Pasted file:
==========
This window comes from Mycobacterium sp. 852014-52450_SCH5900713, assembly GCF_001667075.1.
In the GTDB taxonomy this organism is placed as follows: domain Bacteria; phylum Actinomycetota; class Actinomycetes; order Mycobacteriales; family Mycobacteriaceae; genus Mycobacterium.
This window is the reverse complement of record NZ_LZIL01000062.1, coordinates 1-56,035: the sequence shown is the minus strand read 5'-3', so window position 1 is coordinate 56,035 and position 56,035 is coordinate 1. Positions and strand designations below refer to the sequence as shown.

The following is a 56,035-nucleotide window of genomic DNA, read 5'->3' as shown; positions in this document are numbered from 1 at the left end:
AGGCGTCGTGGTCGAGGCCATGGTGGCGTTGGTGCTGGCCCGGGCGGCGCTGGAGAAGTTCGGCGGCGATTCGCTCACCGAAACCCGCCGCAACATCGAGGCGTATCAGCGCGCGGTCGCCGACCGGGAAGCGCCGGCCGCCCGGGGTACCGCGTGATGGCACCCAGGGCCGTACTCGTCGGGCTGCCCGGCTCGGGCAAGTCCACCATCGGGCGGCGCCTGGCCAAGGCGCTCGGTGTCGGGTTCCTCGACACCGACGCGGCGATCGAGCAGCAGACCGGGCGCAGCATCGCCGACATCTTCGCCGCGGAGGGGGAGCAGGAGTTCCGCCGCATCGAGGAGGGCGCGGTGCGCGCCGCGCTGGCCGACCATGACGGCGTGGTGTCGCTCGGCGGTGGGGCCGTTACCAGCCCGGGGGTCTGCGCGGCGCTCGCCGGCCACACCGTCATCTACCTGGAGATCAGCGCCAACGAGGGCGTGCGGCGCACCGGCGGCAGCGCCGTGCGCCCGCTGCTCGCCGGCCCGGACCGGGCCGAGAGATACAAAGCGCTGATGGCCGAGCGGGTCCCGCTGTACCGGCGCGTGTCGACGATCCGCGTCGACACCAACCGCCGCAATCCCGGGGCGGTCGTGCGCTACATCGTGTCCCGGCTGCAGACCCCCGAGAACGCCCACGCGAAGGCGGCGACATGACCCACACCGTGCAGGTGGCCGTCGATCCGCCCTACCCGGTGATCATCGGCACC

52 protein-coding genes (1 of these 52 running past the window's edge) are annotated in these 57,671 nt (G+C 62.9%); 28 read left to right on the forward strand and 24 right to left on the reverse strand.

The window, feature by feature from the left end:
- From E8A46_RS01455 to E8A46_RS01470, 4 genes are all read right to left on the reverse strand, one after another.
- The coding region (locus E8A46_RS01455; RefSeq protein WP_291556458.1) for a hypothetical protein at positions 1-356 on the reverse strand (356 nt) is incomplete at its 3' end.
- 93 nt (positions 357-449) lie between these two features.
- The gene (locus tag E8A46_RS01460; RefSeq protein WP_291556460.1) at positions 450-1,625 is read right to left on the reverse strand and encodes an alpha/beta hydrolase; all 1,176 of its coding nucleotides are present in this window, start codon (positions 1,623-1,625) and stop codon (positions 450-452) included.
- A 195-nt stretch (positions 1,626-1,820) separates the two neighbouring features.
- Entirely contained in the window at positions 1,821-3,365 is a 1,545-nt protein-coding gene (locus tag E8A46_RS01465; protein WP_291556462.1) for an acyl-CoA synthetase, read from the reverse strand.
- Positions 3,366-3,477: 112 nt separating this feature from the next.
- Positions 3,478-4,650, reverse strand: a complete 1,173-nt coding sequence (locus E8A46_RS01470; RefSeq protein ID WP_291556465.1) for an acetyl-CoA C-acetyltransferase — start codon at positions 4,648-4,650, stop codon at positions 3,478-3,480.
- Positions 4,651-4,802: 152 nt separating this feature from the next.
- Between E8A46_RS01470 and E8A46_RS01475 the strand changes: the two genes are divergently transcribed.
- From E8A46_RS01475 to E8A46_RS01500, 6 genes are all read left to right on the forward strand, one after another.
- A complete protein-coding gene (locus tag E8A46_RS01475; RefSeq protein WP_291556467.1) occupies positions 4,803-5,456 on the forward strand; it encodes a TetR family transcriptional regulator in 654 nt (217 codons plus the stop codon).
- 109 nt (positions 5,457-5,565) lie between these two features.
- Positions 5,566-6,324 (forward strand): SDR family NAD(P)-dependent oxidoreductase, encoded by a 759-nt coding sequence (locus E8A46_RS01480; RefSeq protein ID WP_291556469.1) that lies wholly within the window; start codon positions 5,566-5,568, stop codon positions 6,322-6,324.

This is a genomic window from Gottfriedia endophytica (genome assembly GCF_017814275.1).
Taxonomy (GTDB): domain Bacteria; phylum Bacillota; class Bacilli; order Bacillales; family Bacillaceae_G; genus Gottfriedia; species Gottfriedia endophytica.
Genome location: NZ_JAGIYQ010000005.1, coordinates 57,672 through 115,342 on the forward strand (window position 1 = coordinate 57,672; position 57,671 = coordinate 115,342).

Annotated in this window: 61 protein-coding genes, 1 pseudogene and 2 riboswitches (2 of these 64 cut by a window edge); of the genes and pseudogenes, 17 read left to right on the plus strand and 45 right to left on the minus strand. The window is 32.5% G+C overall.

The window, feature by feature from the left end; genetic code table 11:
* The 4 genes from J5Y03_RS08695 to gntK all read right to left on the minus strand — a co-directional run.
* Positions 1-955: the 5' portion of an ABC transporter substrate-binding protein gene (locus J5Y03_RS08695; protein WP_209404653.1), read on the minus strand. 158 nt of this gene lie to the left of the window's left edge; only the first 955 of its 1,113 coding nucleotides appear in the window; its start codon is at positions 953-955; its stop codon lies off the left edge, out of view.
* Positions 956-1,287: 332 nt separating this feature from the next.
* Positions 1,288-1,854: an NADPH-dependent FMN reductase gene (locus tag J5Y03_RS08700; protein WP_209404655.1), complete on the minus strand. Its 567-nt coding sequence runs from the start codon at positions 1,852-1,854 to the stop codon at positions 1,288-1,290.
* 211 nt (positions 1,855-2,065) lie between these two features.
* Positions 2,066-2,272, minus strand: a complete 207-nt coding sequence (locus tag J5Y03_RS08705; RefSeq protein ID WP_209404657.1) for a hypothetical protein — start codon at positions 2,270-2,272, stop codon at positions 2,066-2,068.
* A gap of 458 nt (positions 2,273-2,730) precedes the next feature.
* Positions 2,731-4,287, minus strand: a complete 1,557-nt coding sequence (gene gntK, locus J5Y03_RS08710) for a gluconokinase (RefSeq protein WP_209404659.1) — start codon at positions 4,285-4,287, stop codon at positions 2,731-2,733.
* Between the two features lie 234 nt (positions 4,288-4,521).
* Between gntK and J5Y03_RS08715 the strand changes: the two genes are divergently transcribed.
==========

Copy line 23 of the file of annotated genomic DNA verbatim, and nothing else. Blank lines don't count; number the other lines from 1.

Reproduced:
Taxonomy (GTDB): domain Bacteria; phylum Bacillota; class Bacilli; order Bacillales; family Bacillaceae_G; genus Gottfriedia; species Gottfriedia endophytica.